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Published by: Harvard Kennedy School
Published in: 1991
Length: 19 pages

Abstract

A program originated in Los Angeles to bring police officers, preaching an anti-drug message, to public school classrooms, not only seems to show promise but spreads quickly across the US. Is the idea itself so good that others simply rush to emulate it? Or is the program designed in such a way that school and police departments in a variety of jurisdictions have their own incentives to adopt DARE? This Innovations in State and Local Government case explores the reasons for which and the ways in which program ideas spread across localities in a democratic system.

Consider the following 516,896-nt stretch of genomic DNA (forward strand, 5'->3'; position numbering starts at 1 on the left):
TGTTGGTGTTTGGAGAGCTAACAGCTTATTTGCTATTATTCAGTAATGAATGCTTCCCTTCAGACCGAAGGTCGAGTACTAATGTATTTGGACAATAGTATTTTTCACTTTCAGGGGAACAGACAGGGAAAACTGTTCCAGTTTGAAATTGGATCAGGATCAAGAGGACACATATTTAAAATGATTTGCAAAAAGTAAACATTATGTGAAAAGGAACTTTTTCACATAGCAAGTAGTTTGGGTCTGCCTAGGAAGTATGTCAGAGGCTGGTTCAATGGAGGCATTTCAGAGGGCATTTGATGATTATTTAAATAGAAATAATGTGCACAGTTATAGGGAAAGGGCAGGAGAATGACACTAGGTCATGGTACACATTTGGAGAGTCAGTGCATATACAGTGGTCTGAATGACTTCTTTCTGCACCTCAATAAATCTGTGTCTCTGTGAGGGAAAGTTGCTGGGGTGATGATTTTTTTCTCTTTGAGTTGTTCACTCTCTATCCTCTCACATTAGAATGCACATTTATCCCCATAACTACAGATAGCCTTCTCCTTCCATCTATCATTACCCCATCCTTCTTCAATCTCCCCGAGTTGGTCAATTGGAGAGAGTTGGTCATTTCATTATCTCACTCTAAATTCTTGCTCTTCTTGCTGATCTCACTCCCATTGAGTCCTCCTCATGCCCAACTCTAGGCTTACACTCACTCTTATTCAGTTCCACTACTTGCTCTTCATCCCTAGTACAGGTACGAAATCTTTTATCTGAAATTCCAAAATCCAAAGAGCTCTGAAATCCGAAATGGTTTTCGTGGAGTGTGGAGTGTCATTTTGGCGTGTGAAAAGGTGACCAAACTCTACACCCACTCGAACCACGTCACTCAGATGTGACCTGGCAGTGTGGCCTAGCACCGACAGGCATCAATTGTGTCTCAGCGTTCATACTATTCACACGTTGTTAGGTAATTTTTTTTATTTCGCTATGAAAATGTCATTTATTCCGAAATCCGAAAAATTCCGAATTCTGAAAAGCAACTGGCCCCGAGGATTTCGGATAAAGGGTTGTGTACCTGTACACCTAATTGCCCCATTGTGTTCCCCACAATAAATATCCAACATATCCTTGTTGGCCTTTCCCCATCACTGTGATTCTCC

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Abstract

A program originated in Los Angeles to bring police officers, preaching an anti-drug message, to public school classrooms, not only seems to show promise but spreads quickly across the US. Is the idea itself so good that others simply rush to emulate it? Or is the program designed in such a way that school and police departments in a variety of jurisdictions have their own incentives to adopt DARE? This Innovations in State and Local Government case explores the reasons for which and the ways in which program ideas spread across localities in a democratic system.

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